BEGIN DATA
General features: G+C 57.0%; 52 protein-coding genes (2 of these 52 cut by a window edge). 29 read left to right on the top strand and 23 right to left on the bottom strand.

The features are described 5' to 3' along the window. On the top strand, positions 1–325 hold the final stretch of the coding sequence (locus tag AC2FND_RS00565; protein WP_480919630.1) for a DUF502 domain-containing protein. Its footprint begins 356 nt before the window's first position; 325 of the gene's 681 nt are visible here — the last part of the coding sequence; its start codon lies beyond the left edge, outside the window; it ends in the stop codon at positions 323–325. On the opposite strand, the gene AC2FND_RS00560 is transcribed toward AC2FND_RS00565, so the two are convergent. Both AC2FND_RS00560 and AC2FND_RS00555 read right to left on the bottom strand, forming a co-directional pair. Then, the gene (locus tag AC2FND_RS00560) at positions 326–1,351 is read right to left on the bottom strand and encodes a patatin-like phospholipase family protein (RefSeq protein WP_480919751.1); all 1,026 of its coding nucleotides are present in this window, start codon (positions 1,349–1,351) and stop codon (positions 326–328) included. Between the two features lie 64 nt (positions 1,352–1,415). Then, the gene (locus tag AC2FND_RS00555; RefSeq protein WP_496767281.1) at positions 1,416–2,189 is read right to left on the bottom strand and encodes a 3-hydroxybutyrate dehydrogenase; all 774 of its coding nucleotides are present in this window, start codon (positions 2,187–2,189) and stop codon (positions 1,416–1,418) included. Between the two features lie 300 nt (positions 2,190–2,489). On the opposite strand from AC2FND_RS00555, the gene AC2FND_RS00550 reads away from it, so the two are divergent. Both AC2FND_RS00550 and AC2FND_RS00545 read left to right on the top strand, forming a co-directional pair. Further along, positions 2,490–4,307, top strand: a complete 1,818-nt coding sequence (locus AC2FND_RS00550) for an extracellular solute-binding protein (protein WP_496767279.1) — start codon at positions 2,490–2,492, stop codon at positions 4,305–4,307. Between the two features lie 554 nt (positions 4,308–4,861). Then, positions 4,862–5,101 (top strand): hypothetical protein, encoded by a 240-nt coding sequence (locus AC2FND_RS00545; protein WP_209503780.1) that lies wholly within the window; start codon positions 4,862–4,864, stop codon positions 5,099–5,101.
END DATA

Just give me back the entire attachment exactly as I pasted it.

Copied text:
General features: G+C 57.0%; 52 protein-coding genes (2 of these 52 cut by a window edge). 29 read left to right on the top strand and 23 right to left on the bottom strand.

The features are described 5' to 3' along the window. On the top strand, positions 1–325 hold the final stretch of the coding sequence (locus tag AC2FND_RS00565; protein WP_480919630.1) for a DUF502 domain-containing protein. Its footprint begins 356 nt before the window's first position; 325 of the gene's 681 nt are visible here — the last part of the coding sequence; its start codon lies beyond the left edge, outside the window; it ends in the stop codon at positions 323–325. On the opposite strand, the gene AC2FND_RS00560 is transcribed toward AC2FND_RS00565, so the two are convergent. Both AC2FND_RS00560 and AC2FND_RS00555 read right to left on the bottom strand, forming a co-directional pair. Then, the gene (locus tag AC2FND_RS00560) at positions 326–1,351 is read right to left on the bottom strand and encodes a patatin-like phospholipase family protein (RefSeq protein WP_480919751.1); all 1,026 of its coding nucleotides are present in this window, start codon (positions 1,349–1,351) and stop codon (positions 326–328) included. Between the two features lie 64 nt (positions 1,352–1,415). Then, the gene (locus tag AC2FND_RS00555; RefSeq protein WP_496767281.1) at positions 1,416–2,189 is read right to left on the bottom strand and encodes a 3-hydroxybutyrate dehydrogenase; all 774 of its coding nucleotides are present in this window, start codon (positions 2,187–2,189) and stop codon (positions 1,416–1,418) included. Between the two features lie 300 nt (positions 2,190–2,489). On the opposite strand from AC2FND_RS00555, the gene AC2FND_RS00550 reads away from it, so the two are divergent. Both AC2FND_RS00550 and AC2FND_RS00545 read left to right on the top strand, forming a co-directional pair. Further along, positions 2,490–4,307, top strand: a complete 1,818-nt coding sequence (locus AC2FND_RS00550) for an extracellular solute-binding protein (protein WP_496767279.1) — start codon at positions 2,490–2,492, stop codon at positions 4,305–4,307. Between the two features lie 554 nt (positions 4,308–4,861). Then, positions 4,862–5,101 (top strand): hypothetical protein, encoded by a 240-nt coding sequence (locus AC2FND_RS00545; protein WP_209503780.1) that lies wholly within the window; start codon positions 4,862–4,864, stop codon positions 5,099–5,101.